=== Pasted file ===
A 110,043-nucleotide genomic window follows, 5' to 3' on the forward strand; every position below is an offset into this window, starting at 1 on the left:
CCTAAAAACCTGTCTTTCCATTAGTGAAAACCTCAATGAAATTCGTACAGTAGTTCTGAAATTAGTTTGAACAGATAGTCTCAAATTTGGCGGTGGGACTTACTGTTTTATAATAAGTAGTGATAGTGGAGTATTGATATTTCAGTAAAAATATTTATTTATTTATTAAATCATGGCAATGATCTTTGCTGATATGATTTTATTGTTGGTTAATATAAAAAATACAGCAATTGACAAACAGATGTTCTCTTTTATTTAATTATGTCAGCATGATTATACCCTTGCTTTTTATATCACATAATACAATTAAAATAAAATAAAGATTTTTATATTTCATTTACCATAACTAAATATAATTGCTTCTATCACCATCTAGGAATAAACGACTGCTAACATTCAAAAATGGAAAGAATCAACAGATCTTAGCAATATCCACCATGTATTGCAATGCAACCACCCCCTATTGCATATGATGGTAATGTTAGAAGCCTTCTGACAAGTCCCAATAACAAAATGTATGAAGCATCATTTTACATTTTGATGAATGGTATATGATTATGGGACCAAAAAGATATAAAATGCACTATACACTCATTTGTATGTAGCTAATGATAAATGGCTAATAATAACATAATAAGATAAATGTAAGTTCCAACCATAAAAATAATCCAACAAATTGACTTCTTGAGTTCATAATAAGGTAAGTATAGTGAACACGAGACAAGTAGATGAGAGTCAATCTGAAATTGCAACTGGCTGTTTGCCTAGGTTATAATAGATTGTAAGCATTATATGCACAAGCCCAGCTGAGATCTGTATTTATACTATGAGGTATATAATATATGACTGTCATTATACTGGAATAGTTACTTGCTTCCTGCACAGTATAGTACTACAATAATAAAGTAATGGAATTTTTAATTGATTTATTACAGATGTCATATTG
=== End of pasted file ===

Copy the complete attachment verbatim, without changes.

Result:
A 110,043-nucleotide genomic window follows, 5' to 3' on the forward strand; every position below is an offset into this window, starting at 1 on the left:
CCTAAAAACCTGTCTTTCCATTAGTGAAAACCTCAATGAAATTCGTACAGTAGTTCTGAAATTAGTTTGAACAGATAGTCTCAAATTTGGCGGTGGGACTTACTGTTTTATAATAAGTAGTGATAGTGGAGTATTGATATTTCAGTAAAAATATTTATTTATTTATTAAATCATGGCAATGATCTTTGCTGATATGATTTTATTGTTGGTTAATATAAAAAATACAGCAATTGACAAACAGATGTTCTCTTTTATTTAATTATGTCAGCATGATTATACCCTTGCTTTTTATATCACATAATACAATTAAAATAAAATAAAGATTTTTATATTTCATTTACCATAACTAAATATAATTGCTTCTATCACCATCTAGGAATAAACGACTGCTAACATTCAAAAATGGAAAGAATCAACAGATCTTAGCAATATCCACCATGTATTGCAATGCAACCACCCCCTATTGCATATGATGGTAATGTTAGAAGCCTTCTGACAAGTCCCAATAACAAAATGTATGAAGCATCATTTTACATTTTGATGAATGGTATATGATTATGGGACCAAAAAGATATAAAATGCACTATACACTCATTTGTATGTAGCTAATGATAAATGGCTAATAATAACATAATAAGATAAATGTAAGTTCCAACCATAAAAATAATCCAACAAATTGACTTCTTGAGTTCATAATAAGGTAAGTATAGTGAACACGAGACAAGTAGATGAGAGTCAATCTGAAATTGCAACTGGCTGTTTGCCTAGGTTATAATAGATTGTAAGCATTATATGCACAAGCCCAGCTGAGATCTGTATTTATACTATGAGGTATATAATATATGACTGTCATTATACTGGAATAGTTACTTGCTTCCTGCACAGTATAGTACTACAATAATAAAGTAATGGAATTTTTAATTGATTTATTACAGATGTCATATTG